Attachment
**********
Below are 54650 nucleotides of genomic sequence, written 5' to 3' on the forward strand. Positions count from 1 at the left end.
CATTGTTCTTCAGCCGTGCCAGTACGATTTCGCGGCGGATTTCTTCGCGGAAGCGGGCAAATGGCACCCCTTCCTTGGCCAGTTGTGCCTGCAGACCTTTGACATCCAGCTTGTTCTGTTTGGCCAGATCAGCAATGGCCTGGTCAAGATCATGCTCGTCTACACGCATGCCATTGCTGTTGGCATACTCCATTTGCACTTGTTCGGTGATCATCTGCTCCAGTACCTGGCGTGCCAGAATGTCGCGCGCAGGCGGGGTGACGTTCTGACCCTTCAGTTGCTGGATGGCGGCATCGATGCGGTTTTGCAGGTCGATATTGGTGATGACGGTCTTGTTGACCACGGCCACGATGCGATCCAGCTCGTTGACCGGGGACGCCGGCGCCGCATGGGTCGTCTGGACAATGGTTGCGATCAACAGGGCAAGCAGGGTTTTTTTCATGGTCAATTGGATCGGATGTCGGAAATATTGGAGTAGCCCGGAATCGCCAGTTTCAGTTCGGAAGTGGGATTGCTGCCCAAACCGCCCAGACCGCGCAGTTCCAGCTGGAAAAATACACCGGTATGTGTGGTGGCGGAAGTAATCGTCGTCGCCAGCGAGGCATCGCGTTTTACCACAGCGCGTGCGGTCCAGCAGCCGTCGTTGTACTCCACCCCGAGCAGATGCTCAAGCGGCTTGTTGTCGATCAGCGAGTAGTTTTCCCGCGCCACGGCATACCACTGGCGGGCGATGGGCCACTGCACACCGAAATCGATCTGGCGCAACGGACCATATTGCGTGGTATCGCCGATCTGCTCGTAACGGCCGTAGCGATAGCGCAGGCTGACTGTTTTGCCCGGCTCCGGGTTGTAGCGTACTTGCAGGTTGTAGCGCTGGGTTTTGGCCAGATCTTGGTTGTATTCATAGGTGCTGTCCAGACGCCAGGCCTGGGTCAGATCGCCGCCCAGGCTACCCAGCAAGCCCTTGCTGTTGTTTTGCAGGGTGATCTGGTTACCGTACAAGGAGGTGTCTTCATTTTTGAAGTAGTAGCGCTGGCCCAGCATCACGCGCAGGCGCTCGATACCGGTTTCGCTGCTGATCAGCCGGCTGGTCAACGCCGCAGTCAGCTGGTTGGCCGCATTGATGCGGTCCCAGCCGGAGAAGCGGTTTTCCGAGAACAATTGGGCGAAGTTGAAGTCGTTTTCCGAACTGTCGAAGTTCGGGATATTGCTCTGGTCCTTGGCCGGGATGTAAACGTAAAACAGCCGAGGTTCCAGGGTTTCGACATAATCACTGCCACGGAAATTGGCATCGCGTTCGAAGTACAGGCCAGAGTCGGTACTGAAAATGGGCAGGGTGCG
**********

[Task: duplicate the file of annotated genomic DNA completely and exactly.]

Below are 54650 nucleotides of genomic sequence, written 5' to 3' on the forward strand. Positions count from 1 at the left end.
CATTGTTCTTCAGCCGTGCCAGTACGATTTCGCGGCGGATTTCTTCGCGGAAGCGGGCAAATGGCACCCCTTCCTTGGCCAGTTGTGCCTGCAGACCTTTGACATCCAGCTTGTTCTGTTTGGCCAGATCAGCAATGGCCTGGTCAAGATCATGCTCGTCTACACGCATGCCATTGCTGTTGGCATACTCCATTTGCACTTGTTCGGTGATCATCTGCTCCAGTACCTGGCGTGCCAGAATGTCGCGCGCAGGCGGGGTGACGTTCTGACCCTTCAGTTGCTGGATGGCGGCATCGATGCGGTTTTGCAGGTCGATATTGGTGATGACGGTCTTGTTGACCACGGCCACGATGCGATCCAGCTCGTTGACCGGGGACGCCGGCGCCGCATGGGTCGTCTGGACAATGGTTGCGATCAACAGGGCAAGCAGGGTTTTTTTCATGGTCAATTGGATCGGATGTCGGAAATATTGGAGTAGCCCGGAATCGCCAGTTTCAGTTCGGAAGTGGGATTGCTGCCCAAACCGCCCAGACCGCGCAGTTCCAGCTGGAAAAATACACCGGTATGTGTGGTGGCGGAAGTAATCGTCGTCGCCAGCGAGGCATCGCGTTTTACCACAGCGCGTGCGGTCCAGCAGCCGTCGTTGTACTCCACCCCGAGCAGATGCTCAAGCGGCTTGTTGTCGATCAGCGAGTAGTTTTCCCGCGCCACGGCATACCACTGGCGGGCGATGGGCCACTGCACACCGAAATCGATCTGGCGCAACGGACCATATTGCGTGGTATCGCCGATCTGCTCGTAACGGCCGTAGCGATAGCGCAGGCTGACTGTTTTGCCCGGCTCCGGGTTGTAGCGTACTTGCAGGTTGTAGCGCTGGGTTTTGGCCAGATCTTGGTTGTATTCATAGGTGCTGTCCAGACGCCAGGCCTGGGTCAGATCGCCGCCCAGGCTACCCAGCAAGCCCTTGCTGTTGTTTTGCAGGGTGATCTGGTTACCGTACAAGGAGGTGTCTTCATTTTTGAAGTAGTAGCGCTGGCCCAGCATCACGCGCAGGCGCTCGATACCGGTTTCGCTGCTGATCAGCCGGCTGGTCAACGCCGCAGTCAGCTGGTTGGCCGCATTGATGCGGTCCCAGCCGGAGAAGCGGTTTTCCGAGAACAATTGGGCGAAGTTGAAGTCGTTTTCCGAACTGTCGAAGTTCGGGATATTGCTCTGGTCCTTGGCCGGGATGTAAACGTAAAACAGCCGAGGTTCCAGGGTTTCGACATAATCACTGCCACGGAAATTGGCATCGCGTTCGAAGTACAGGCCAGAGTCGGTACTGAAAATGGGCAGGGTGCG